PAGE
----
The International Data Spaces Association (IDSA) and IMT have signed an agreement confirming that IMT will become the French IDSA hub and will galvanize the French ecosystem to develop a promising European standard for secure and sovereign data sharing. With the creation of this French IDSA hub, initiatives in the field of artificial intelligence and data sharing are set to increase significantly. The agreement was signed during the Viva Technology show which showcased the latest innovations and startups in Europe.
International Data Spaces (IDS) enable organizations to exchange data securely without having to run data streams through a centralized platform. Therefore, the original owner always maintains control over the data and sets the restrictions and conditions for its use.
For IMT, data sovereignty is a key concept in the growing data economy: a trustworthy environment is supposed to underpin all data exchanged between companies in the future. IDS is an open standard that can be implemented in the software of different companies.
As a French IDSA hub, IMT will commit itself to promoting IDSA concepts among public and private organizations in France and will highlight useful initiatives that can support the development of IDS at the national level in France. The aim is to accelerate activity in the area of data sharing by launching new initiatives in France and by connecting existing initiatives between European countries through European projects.
An example of this aim: two major H2020 projects in which IMT participates through its TeraLab platform, BOOST 4.0, dedicated to modeling the industry of the future; and AI4EU, which brings together the European AI community.
IMT has been given this key role in the field of data sharing based on its extensive knowledge in the field of ICT and its position within initiatives in different sectors such as industry or healthcare. To promote such projects and data sharing, IMT will rely on its TeraLab platform, which gives companies access to an entire ecosystem of researchers, startups and businesses, and allows them to overcome the scientific and technological obstacles to using their data.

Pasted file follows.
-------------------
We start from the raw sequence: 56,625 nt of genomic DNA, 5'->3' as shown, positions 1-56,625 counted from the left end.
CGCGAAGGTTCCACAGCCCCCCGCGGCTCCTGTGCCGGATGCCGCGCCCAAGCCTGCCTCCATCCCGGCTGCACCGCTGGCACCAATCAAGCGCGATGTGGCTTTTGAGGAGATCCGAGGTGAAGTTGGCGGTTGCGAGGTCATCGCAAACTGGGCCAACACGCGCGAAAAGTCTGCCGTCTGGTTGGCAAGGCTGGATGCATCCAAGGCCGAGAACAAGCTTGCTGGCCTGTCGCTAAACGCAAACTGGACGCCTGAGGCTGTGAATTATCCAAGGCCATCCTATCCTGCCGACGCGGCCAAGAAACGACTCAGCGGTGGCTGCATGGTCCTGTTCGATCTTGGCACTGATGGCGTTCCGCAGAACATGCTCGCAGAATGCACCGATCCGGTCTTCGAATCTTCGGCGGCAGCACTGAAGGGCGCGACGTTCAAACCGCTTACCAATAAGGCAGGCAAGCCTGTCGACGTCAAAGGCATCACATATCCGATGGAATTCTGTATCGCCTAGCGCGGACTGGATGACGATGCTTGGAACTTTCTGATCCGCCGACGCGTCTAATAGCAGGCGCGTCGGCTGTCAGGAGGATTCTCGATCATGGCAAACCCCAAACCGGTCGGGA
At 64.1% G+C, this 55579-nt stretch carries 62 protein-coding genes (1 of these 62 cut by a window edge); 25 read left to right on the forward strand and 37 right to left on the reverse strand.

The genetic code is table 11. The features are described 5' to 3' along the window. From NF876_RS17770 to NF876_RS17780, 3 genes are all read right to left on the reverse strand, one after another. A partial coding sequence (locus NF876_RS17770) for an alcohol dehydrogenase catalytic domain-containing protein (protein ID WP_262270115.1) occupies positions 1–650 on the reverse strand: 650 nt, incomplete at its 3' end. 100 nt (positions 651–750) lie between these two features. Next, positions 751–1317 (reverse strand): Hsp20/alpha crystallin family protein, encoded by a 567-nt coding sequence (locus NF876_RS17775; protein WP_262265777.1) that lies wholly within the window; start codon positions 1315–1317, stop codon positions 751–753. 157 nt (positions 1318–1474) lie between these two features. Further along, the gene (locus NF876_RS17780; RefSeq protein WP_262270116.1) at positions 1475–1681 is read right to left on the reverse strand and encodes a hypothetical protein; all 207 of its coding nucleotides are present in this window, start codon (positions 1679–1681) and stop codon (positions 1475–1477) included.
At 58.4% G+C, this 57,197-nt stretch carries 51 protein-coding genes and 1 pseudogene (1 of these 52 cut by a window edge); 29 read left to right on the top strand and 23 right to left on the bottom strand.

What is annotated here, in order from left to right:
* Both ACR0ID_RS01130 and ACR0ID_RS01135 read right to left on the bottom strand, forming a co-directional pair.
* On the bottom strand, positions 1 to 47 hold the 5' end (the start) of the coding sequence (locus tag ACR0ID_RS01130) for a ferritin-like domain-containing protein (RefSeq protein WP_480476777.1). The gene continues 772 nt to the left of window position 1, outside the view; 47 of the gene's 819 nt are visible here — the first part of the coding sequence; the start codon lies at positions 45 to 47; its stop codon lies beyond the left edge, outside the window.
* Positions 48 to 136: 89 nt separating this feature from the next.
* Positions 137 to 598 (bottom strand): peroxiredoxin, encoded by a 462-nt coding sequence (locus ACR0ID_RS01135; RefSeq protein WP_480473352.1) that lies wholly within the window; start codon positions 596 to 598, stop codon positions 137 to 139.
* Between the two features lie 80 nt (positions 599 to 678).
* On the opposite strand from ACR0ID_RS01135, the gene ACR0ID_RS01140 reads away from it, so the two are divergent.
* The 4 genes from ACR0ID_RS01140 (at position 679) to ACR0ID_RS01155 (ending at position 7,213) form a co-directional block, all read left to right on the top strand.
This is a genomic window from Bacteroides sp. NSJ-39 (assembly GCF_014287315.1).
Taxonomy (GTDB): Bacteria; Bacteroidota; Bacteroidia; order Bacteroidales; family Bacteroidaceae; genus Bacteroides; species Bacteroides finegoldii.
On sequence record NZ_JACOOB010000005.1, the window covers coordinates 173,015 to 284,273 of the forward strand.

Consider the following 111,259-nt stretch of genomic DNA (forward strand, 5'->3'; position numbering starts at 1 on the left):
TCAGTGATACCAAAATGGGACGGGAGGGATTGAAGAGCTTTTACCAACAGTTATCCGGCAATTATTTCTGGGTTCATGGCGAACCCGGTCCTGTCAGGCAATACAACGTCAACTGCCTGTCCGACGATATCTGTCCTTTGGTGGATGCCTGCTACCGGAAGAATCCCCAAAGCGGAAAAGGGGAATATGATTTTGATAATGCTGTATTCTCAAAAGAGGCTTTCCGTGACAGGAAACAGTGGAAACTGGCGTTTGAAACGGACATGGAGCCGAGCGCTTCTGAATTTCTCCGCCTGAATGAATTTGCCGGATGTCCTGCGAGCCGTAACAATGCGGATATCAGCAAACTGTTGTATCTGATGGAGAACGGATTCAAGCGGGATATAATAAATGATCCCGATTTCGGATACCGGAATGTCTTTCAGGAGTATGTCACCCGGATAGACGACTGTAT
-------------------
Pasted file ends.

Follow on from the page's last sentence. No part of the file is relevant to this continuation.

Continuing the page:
Data sharing within industries, and increasingly, between organizations across all industries, is necessary in order to be competitive.
It is no longer enough to simply analyze and collect data within a company. It is only by combining data sources with those of other stakeholders that companies can draw valuable conclusions and optimize their business operations within the chain or across complex value networks: from early detection of faults in a production process to streamlining a supply chain.
This makes data a strategic asset for a growing number of companies, and as a result, organizations wish to maintain control over how data is used. Controlling privacy or commercially sensitive information are such examples.
However, data sharing itself is also becoming increasingly complex: artificial intelligence, for example, provides opportunities, but also requires proper management of issues such as meaning, context and quality. At the same time, the costs of data sharing must be reduced in order to make large-scale implementation possible.
The GTI considers standardization in the field of data sharing, such as IDS has developed, to be a key method for addressing these issues. This also dovetails with the wider range of technologies IMT is working on. Its research and testing activities with companies to establish proof of concept in industry must rely on a standard to facilitate data exchange. This is an important step towards realizing the promises of the Industry of the Future.
IMT and the International Data Spaces Association
The IDS initiative is managed by the International Data Spaces Association, a European non-profit association which currently has 100 members from a wide range of industries and research institutions from 19 countries, primarily in Europe. IMT, a member of the association, is especially active in the Architecture WP. Through the French IDSA hub, this knowledge and experience may now be made available to other industry stakeholders in France, allowing them to develop their own applications.
There are already 6 official IDSA partners
A growing number of countries are setting up national hubs with the IDSA, which strives to work with these partners to disseminate its standard for data sovereignty and data ecosystems throughout Europe and beyond, and to enhance cooperation with international R&D organizations and companies.
Including France, 6 partner hubs have been established so far (the Netherlands – TNO, Finland – VTT, the Czech Republic – CTU, Italy – Cefriel and Spain – Innovalia).